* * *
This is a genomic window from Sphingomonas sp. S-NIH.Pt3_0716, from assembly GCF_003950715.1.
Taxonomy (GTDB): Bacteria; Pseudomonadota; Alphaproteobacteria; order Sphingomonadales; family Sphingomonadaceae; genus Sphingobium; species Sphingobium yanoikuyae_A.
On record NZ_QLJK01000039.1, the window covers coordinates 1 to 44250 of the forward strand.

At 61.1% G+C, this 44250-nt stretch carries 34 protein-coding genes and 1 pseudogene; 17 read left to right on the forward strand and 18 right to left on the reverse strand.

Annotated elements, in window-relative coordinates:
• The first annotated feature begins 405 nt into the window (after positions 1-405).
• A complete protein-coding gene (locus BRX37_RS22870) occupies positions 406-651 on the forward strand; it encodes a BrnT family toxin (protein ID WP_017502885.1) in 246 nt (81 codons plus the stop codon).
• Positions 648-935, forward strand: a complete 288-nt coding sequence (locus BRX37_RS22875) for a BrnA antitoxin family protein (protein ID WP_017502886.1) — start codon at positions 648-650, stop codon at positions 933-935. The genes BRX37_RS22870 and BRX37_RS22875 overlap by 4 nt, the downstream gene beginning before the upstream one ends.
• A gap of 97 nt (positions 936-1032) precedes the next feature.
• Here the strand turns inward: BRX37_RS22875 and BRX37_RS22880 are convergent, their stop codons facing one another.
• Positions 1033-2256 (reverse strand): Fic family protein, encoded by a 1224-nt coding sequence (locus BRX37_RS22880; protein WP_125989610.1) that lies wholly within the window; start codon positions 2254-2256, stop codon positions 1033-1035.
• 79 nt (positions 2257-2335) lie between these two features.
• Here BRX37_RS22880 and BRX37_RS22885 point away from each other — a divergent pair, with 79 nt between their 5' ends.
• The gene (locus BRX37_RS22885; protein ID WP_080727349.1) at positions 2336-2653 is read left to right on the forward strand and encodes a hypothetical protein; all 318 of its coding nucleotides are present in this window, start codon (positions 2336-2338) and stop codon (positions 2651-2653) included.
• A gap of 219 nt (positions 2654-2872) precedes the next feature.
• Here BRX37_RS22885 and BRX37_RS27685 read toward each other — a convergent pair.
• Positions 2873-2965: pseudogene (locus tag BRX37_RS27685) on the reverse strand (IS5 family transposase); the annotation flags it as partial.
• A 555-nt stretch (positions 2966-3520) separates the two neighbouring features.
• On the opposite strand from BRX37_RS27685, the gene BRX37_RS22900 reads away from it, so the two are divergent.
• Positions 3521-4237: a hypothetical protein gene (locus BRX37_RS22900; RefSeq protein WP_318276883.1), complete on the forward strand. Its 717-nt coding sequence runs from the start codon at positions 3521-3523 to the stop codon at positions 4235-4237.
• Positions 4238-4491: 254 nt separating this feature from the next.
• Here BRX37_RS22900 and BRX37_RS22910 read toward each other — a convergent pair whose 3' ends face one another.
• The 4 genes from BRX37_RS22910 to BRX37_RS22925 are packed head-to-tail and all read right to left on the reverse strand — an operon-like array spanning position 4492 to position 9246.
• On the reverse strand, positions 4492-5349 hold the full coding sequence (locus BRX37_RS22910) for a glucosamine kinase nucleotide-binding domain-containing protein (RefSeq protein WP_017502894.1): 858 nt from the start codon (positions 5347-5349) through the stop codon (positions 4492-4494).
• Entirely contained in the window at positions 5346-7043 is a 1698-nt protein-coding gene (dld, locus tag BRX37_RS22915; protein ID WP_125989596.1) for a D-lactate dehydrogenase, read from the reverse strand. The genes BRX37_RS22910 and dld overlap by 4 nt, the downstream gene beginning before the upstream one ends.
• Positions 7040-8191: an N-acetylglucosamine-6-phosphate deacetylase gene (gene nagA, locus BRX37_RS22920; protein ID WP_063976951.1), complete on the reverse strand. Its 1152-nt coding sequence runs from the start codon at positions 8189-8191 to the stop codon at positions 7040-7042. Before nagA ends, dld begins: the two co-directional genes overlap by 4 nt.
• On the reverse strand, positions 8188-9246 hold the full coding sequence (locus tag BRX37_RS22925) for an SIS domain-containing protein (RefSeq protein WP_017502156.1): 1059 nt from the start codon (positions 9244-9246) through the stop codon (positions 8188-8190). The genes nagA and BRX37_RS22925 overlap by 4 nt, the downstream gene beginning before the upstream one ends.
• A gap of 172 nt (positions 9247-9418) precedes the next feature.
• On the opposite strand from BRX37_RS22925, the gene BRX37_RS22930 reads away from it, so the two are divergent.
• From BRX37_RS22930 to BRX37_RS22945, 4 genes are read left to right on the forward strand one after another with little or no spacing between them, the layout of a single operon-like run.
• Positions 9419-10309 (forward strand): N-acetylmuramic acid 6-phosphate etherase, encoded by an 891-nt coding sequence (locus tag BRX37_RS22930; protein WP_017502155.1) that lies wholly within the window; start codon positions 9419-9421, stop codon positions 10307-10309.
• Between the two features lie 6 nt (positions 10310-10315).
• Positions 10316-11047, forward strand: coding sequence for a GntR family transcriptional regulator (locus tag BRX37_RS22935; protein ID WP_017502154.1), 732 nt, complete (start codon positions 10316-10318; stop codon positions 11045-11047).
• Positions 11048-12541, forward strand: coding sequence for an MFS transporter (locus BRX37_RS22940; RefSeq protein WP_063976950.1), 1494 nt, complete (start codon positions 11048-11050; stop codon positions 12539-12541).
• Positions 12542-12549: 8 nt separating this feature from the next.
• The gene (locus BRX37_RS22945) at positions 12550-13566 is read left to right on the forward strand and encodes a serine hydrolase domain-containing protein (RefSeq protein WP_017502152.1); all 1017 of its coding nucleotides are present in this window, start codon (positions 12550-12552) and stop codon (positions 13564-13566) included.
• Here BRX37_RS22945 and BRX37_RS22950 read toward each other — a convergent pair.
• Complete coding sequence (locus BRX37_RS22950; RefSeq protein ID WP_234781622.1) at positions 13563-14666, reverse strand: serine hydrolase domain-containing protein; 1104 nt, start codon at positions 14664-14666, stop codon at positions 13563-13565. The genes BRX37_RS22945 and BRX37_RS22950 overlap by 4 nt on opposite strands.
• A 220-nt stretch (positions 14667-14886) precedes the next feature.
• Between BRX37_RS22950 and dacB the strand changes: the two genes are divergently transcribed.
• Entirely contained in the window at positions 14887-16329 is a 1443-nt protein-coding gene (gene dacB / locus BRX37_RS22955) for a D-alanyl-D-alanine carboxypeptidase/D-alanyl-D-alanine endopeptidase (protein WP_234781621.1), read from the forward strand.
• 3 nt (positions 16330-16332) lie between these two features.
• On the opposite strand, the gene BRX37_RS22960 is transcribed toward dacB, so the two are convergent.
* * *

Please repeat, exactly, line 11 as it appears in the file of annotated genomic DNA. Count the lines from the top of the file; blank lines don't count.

• Positions 1033-2256 (reverse strand): Fic family protein, encoded by a 1224-nt coding sequence (locus BRX37_RS22880; protein WP_125989610.1) that lies wholly within the window; start codon positions 2254-2256, stop codon positions 1033-1035.